August 8th is National Zucchini Day. Last year, we featured the Spiralizer, a gadget that started the zucchini noodle craze by making it easy to make long pasta-like strands from firm vegetables, along with a recipe for Zucchini Pasta With Crab.
The concept took off in the media and in kitchens across the country. Who wouldn’t like a better-for-you pasta experience? At 20 calories per cup of zucchini and 40 calories for a half cup of tomato sauce, one could have a big plate of “pasta” of better-for-you complex carbs for 100 calories—including the grated Parmesan.
Some people, though, still longed for the toothsome texture and flavor of Italian pasta. So today’s tip is:
Mix the two noodles together: half standard pasta noodles (wheat) and half zucchini noodles.
The concept is very versatile: the combination of starch and vegetable lends itself to many more sauces than standard pasta sauces.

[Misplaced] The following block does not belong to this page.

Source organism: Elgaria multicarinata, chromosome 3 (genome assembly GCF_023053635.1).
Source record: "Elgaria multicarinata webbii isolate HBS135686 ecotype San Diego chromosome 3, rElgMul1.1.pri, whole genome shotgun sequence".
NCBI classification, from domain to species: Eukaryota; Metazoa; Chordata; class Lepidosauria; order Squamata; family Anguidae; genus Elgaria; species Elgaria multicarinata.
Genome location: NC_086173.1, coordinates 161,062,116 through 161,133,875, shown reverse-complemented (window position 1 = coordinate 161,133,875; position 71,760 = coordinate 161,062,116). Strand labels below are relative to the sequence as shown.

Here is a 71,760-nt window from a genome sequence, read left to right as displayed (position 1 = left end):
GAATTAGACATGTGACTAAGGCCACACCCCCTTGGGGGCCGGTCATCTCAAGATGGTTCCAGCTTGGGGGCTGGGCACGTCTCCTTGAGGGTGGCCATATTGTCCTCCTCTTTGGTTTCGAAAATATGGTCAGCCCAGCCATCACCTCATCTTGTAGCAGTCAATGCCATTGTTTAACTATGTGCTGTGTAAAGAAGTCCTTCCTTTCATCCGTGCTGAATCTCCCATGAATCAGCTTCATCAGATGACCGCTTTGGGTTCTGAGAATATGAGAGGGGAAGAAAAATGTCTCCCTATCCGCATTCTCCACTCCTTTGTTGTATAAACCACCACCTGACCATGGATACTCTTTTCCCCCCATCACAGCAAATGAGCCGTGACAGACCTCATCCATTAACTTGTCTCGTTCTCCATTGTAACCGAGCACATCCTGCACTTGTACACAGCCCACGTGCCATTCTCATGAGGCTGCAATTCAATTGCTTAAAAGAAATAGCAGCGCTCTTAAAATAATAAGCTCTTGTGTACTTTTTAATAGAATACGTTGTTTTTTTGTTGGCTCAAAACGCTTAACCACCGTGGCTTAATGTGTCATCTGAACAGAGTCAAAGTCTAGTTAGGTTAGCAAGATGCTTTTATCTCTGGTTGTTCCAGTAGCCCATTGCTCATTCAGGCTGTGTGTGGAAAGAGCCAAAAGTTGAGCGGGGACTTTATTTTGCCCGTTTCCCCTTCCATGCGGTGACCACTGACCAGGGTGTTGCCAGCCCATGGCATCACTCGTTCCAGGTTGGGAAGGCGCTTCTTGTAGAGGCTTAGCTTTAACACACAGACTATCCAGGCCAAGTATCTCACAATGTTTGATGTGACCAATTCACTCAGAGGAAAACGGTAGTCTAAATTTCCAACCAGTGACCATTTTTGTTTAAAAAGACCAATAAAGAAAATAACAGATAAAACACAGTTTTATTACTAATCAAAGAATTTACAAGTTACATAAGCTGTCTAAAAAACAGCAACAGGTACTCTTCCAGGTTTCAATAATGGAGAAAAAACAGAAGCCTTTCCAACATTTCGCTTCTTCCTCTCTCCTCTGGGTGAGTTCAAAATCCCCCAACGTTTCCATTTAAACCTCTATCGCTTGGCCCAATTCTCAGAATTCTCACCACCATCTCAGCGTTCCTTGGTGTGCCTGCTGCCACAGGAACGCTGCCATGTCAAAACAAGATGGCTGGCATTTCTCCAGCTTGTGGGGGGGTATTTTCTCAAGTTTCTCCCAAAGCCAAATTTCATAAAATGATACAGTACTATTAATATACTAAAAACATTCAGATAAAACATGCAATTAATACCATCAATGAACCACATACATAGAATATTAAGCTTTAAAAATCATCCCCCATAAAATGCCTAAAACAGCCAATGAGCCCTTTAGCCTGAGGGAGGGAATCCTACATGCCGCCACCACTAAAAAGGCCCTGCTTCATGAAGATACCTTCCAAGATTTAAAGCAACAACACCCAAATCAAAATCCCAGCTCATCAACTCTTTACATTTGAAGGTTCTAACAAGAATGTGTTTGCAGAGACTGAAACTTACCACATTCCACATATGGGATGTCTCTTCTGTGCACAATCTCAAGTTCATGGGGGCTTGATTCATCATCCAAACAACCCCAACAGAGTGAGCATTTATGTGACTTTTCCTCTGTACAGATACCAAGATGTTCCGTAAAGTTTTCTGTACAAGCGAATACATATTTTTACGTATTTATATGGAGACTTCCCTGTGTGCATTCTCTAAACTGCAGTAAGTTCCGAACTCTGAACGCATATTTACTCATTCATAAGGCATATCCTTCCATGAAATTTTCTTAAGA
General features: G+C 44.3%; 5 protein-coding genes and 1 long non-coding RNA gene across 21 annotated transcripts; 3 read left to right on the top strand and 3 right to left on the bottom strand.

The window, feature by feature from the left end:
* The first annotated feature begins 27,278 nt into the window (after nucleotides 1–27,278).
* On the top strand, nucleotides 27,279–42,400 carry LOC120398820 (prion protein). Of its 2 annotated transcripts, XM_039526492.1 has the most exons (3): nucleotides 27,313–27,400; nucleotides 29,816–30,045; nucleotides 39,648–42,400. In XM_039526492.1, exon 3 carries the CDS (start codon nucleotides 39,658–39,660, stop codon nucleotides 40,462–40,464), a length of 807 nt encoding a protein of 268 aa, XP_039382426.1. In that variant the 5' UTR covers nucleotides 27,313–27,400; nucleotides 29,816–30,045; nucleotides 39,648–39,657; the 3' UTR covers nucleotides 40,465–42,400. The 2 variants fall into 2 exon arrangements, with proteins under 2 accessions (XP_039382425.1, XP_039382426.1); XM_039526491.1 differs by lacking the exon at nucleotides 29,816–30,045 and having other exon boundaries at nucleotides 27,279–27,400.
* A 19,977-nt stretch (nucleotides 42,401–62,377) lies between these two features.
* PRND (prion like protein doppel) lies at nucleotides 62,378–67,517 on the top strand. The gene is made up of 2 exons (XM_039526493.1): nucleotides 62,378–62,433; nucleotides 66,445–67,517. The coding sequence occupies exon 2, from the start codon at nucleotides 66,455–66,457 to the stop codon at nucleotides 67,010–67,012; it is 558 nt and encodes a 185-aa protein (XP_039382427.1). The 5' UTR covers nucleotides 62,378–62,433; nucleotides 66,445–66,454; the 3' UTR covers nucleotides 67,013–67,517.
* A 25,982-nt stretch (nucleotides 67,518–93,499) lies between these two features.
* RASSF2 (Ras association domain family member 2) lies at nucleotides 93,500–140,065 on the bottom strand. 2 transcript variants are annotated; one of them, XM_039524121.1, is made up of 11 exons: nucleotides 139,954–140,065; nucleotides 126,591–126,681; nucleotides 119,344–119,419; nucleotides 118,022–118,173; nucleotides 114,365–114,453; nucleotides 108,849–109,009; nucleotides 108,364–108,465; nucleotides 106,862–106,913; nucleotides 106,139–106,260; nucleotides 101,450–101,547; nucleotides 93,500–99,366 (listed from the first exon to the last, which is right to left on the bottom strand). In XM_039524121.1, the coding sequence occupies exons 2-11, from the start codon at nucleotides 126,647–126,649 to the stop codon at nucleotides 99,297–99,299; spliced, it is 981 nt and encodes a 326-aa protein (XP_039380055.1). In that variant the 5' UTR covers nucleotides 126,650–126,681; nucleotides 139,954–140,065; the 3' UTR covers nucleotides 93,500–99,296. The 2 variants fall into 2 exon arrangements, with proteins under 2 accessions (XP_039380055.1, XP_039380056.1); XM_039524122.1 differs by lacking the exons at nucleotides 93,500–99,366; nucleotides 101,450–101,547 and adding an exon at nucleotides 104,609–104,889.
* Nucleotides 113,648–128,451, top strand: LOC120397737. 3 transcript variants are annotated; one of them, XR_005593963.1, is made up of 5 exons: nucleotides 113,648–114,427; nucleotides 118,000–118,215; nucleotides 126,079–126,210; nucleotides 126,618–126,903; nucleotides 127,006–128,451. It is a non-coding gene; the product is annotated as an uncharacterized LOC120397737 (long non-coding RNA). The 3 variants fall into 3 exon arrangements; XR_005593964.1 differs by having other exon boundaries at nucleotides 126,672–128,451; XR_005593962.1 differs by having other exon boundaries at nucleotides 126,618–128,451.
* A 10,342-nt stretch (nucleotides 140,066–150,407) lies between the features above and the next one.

You can use any pasta sauce, or turn to global cuisines for another approach.
Asian sauces work particularly well here, but there are plenty of other options including:
Compound or plain butter sauce
Garlic and olive oil sauce
Fresh or cooked tomato sauce
Ponzu or teriyaki sauce
Thai peanut sauce
Brined vegetables (capers, olives)
Cheeses: boconccini (mozarella balls), crumbled goat or feta, shaved Parmesan
Cooked vegetables (edamame, peas, etc.)
Spiraled beet, carrot, cucumber, green papaya or other raw garnish
Seafood: anchovies, sardines, shrimp (boiled, grilled, sautéed)
RECIPE: MIXED NOODLE PAD THAI